Making Sense of Place--Cleveland

Making Sense of Place--Cleveland : Confronting Decline in an American City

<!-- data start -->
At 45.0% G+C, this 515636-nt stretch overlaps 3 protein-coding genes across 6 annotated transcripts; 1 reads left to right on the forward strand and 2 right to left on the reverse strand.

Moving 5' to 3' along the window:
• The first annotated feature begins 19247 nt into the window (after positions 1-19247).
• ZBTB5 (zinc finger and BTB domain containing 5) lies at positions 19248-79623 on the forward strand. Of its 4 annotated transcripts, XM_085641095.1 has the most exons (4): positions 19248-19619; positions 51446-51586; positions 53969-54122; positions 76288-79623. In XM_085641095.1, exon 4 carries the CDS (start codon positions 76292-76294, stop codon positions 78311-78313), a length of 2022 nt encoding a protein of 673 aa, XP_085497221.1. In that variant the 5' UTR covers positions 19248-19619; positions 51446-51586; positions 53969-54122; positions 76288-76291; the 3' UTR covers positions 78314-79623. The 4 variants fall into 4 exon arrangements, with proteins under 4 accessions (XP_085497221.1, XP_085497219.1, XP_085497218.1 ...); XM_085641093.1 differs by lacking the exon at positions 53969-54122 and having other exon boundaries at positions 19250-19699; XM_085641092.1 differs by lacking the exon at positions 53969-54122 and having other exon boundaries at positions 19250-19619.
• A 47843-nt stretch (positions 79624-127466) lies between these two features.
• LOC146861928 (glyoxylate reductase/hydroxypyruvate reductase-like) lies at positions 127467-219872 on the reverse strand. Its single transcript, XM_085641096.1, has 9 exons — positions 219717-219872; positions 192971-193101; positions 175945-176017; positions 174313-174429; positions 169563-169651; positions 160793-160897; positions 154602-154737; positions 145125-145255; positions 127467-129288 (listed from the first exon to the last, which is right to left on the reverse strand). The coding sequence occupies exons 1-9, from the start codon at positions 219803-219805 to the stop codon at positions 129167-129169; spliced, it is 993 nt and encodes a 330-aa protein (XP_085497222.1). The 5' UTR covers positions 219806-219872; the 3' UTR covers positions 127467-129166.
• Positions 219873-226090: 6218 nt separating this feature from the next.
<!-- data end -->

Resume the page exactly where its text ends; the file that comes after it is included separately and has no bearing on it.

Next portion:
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Cleveland: Confronting Decline in an American City examines the ongoing crisis of urban decay and the erosion of inner suburbs in what was once America’s fifth largest city. The film, in digital video, includes both original photography shot on location during 2004 and 2005, and historical and archival footage of Cleveland’s vibrant economic past and early days as a manufacturing powerhouse. The producers conducted in-depth interviews with dozens of residents, leading civic figures, commentators, planners, policy makers, developers, business executives, and many others who live and work in the region – all confronting suburban growth and accompanying decline in the urban core, as well as signs of hope and neighborhood revitalization.“We selected Cleveland to some extent as a counterpoint to Phoenix,” says Cram. “They are about the same size, but have had diametrically opposed experiences – in Phoenix outrageous growth, and in Cleveland persistent decline. We looked at demographic change, economic change, and policy change, which all play a part, but our real interest is change from the standpoint of where people are choosing to live, and the manner in which a city is transformed by those choices.”The film’s candid and journalistic approach examines urban neighborhoods, booming suburban areas, and downtown Cleveland – home to the popular Rock and Roll Hall of Fame and Jacobs Field baseball stadium, but still falling short of a full revitalization. The film seeks to educate and inspire citizens to engage in a civic dialogue about economic opportunities, population loss, social equity, regional impacts, and public and private partnerships that can shape the city’s future.There is much in Cleveland’s story that can inform other cities across the United States that are wrestling with similar issues and seeking to understand the forces that shape growth patterns. “This film is for a general audience who feels that there is something at stake when they think about the city they live in,” Cram says. 
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